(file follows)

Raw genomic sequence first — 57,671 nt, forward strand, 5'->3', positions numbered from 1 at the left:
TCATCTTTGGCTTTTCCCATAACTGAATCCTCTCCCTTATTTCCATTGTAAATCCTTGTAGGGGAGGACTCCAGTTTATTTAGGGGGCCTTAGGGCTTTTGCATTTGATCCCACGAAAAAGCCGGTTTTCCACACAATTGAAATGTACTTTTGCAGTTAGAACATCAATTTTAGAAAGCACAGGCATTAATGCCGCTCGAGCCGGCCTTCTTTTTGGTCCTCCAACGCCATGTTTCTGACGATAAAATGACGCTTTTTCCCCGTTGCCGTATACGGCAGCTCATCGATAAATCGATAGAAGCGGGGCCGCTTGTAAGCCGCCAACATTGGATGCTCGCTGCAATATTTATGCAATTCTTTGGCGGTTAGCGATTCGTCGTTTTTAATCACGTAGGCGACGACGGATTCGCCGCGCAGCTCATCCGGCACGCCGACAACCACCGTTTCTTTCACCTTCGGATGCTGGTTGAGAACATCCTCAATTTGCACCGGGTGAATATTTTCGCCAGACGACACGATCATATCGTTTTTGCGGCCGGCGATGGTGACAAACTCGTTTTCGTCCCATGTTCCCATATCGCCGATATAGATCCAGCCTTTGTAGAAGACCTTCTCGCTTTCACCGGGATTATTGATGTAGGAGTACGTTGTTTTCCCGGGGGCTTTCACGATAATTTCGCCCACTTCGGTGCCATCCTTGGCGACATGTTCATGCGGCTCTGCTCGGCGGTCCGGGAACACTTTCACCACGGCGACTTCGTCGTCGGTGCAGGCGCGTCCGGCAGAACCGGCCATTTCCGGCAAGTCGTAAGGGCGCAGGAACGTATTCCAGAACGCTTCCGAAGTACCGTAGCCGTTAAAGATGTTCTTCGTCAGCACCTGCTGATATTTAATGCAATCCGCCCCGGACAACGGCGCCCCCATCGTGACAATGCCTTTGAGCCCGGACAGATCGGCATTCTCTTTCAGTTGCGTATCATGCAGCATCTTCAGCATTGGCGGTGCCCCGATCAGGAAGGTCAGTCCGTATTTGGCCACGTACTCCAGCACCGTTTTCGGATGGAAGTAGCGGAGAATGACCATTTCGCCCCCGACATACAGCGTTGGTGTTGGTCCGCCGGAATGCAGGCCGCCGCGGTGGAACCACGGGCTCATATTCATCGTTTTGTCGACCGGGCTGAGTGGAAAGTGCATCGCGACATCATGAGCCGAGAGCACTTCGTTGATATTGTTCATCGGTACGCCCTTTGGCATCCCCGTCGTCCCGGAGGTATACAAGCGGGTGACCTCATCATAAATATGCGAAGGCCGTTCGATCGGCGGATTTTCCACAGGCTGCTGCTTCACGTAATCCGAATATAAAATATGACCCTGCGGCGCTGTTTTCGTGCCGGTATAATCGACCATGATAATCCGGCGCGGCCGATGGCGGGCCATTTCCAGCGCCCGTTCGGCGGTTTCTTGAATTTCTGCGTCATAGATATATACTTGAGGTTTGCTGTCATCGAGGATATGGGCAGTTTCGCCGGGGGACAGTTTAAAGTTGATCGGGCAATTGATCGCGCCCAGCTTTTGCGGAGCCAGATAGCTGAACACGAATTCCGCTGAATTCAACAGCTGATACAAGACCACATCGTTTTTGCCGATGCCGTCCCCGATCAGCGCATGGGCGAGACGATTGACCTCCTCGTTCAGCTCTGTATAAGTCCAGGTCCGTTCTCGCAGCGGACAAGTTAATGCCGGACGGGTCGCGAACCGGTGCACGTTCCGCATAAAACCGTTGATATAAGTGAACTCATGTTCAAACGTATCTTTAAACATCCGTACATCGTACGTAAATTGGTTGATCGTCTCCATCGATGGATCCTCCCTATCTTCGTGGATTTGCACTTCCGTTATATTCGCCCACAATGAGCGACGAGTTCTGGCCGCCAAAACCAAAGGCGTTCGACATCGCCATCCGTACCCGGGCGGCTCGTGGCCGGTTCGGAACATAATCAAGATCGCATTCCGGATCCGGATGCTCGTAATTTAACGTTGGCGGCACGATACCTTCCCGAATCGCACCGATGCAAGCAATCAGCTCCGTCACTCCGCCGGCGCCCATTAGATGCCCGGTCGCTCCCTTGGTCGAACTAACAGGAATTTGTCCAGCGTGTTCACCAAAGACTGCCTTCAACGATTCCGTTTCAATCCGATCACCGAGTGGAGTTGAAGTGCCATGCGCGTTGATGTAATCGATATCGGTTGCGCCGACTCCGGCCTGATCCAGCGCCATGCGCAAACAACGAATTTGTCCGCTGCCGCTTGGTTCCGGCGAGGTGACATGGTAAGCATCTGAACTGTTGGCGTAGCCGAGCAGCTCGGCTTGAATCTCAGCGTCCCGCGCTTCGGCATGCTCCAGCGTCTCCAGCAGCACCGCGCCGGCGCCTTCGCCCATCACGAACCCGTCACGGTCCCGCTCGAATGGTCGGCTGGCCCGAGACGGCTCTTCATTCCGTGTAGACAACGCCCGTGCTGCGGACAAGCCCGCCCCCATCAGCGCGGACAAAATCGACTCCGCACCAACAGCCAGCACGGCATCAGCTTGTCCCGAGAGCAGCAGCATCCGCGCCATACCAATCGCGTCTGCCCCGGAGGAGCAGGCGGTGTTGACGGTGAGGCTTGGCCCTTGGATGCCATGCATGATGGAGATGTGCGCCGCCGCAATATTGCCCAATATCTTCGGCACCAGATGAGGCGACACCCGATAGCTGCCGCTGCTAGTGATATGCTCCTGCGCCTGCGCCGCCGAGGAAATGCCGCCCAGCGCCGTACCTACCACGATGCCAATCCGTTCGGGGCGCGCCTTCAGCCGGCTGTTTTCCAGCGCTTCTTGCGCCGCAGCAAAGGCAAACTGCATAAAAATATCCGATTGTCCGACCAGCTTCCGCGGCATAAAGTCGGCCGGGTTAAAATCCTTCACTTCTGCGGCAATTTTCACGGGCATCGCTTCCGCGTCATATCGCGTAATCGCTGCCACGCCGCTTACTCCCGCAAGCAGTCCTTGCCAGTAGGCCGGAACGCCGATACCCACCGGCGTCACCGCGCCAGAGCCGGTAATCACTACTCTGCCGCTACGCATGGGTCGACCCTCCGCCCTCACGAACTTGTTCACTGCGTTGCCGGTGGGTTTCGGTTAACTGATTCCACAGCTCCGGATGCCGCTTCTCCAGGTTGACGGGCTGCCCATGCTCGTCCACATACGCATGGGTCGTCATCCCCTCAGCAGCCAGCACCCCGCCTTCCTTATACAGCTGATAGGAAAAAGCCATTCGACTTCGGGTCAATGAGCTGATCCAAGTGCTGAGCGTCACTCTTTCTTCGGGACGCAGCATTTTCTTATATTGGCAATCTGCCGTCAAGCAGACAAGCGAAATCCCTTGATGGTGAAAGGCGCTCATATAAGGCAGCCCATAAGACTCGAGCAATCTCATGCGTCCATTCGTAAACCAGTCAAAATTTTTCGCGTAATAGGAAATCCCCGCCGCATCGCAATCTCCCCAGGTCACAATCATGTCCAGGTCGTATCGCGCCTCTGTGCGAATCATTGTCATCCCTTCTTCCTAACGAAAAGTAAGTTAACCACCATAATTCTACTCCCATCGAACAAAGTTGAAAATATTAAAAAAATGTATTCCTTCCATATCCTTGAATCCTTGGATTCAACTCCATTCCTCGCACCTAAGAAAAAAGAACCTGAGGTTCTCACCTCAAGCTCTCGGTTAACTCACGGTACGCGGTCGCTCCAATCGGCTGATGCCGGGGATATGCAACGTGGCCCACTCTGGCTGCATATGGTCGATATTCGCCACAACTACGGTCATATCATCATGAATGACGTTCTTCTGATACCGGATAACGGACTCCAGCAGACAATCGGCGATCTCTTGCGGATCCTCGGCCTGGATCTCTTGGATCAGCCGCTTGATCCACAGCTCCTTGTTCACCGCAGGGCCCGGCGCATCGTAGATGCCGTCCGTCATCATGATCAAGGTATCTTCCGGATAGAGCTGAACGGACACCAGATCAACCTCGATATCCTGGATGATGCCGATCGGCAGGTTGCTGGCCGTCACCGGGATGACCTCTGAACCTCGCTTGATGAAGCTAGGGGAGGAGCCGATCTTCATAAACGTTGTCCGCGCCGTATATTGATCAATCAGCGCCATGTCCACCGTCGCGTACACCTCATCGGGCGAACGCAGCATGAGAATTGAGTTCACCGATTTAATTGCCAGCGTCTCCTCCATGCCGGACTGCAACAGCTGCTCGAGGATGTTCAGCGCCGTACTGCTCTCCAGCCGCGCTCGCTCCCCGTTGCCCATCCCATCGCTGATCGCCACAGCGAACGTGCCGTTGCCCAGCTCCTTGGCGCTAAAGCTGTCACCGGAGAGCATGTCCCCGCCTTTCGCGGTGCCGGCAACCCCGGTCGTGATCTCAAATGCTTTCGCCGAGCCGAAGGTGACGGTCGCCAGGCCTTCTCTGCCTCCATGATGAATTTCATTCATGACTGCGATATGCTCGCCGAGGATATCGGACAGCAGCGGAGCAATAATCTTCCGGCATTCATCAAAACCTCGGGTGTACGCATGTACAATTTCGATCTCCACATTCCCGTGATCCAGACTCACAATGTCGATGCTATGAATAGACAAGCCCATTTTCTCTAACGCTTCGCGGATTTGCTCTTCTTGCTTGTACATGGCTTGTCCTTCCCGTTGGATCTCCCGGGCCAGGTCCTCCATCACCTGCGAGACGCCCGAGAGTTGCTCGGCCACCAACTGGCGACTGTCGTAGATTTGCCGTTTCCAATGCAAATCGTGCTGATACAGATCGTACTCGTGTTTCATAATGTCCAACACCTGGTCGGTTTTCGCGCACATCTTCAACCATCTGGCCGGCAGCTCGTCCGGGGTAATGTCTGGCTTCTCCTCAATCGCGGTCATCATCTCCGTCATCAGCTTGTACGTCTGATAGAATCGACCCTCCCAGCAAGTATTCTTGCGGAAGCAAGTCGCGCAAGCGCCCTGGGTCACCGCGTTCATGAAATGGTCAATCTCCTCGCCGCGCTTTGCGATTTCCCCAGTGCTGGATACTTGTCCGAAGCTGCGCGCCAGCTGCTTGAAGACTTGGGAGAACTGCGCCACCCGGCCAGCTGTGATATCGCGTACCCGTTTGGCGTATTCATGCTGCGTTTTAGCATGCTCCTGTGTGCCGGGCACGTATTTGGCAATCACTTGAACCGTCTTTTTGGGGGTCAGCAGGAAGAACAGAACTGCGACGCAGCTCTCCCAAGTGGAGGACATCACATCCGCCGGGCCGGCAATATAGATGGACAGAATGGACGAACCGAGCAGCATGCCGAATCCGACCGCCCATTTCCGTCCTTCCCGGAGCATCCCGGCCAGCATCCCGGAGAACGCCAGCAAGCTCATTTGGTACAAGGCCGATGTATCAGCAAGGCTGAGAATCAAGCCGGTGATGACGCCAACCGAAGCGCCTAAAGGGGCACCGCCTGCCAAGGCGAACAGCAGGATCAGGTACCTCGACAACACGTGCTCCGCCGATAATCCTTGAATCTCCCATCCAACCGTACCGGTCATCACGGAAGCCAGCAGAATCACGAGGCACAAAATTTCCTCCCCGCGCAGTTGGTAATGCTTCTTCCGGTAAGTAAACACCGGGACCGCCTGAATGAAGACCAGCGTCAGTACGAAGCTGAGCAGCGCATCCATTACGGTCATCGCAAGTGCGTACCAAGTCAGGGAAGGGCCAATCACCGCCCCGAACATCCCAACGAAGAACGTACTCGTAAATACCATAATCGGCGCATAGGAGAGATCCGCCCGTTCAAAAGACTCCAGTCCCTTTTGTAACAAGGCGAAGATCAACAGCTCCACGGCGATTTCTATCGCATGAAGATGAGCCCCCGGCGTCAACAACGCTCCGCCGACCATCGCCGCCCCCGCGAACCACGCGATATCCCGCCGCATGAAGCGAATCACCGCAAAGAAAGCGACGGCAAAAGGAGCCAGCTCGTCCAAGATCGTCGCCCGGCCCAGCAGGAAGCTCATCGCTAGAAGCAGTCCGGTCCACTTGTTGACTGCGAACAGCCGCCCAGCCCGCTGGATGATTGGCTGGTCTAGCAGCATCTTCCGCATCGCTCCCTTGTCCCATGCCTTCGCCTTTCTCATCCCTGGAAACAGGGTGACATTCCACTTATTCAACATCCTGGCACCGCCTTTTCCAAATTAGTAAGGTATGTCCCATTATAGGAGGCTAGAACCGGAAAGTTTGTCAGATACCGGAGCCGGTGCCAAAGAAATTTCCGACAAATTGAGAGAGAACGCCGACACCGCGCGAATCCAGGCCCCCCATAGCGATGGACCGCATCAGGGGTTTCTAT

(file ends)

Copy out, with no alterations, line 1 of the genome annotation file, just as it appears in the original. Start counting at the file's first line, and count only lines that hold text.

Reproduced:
Raw genomic sequence first — 57,671 nt, forward strand, 5'->3', positions numbered from 1 at the left: